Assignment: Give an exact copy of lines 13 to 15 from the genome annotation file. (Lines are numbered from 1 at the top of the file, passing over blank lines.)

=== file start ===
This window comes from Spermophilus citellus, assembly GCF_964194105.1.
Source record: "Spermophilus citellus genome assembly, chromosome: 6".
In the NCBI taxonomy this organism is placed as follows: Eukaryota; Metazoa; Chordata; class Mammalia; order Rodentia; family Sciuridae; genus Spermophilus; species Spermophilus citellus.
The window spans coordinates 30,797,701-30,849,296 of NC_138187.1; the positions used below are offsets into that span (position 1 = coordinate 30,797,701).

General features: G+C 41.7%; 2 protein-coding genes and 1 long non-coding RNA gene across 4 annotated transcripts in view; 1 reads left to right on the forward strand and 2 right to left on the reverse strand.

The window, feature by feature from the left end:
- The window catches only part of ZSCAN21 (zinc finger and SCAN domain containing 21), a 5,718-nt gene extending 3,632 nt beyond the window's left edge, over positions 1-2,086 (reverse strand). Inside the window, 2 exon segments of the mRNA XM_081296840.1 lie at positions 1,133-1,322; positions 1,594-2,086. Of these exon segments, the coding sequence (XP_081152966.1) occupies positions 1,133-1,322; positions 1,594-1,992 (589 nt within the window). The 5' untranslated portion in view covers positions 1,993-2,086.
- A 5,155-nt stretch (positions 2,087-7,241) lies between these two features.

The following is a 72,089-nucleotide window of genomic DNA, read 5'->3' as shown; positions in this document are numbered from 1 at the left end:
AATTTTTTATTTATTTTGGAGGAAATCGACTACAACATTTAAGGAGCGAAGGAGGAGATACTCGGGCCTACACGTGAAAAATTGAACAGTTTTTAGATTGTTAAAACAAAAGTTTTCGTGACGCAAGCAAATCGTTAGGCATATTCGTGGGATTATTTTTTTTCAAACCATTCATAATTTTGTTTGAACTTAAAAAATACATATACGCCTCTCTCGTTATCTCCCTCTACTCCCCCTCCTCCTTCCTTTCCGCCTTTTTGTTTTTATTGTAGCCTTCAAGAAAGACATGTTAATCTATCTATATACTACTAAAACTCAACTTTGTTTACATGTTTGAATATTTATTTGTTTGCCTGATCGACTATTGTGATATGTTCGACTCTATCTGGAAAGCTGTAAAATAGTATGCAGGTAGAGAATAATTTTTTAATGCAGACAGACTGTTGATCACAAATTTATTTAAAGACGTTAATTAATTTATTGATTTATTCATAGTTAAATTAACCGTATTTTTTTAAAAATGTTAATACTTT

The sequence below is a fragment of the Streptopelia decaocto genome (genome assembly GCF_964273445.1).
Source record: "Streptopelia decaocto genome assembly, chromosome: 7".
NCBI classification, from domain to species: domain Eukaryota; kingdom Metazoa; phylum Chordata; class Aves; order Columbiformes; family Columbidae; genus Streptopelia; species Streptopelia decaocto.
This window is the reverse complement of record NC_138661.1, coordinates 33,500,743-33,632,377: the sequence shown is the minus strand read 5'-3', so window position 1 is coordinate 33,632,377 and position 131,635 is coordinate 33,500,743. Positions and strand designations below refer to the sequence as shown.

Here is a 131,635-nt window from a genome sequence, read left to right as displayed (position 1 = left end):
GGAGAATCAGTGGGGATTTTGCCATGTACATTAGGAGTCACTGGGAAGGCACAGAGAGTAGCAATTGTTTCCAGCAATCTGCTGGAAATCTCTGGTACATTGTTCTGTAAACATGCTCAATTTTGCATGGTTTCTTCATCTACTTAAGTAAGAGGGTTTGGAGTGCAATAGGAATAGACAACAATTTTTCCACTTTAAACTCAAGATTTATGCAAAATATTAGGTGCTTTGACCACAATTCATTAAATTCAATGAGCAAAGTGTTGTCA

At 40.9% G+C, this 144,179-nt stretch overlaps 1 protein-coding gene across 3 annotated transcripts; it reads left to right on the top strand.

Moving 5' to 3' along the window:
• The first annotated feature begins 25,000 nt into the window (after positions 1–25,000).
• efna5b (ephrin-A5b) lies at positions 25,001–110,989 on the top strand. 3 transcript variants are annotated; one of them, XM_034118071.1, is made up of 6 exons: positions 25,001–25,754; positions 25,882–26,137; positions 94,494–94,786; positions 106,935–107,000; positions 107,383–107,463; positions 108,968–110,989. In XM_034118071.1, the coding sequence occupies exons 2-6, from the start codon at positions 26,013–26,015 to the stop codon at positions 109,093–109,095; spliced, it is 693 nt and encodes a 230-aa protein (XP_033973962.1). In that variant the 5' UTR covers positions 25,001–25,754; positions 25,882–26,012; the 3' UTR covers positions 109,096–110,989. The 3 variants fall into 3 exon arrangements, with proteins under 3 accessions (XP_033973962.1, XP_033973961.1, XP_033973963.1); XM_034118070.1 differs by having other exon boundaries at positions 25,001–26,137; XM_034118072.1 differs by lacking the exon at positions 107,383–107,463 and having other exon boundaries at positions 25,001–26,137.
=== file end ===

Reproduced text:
NCBI classification, from domain to species: domain Eukaryota; kingdom Metazoa; phylum Chordata; class Aves; order Columbiformes; family Columbidae; genus Streptopelia; species Streptopelia decaocto.
This window is the reverse complement of record NC_138661.1, coordinates 33,500,743-33,632,377: the sequence shown is the minus strand read 5'-3', so window position 1 is coordinate 33,632,377 and position 131,635 is coordinate 33,500,743. Positions and strand designations below refer to the sequence as shown.

Here is a 131,635-nt window from a genome sequence, read left to right as displayed (position 1 = left end):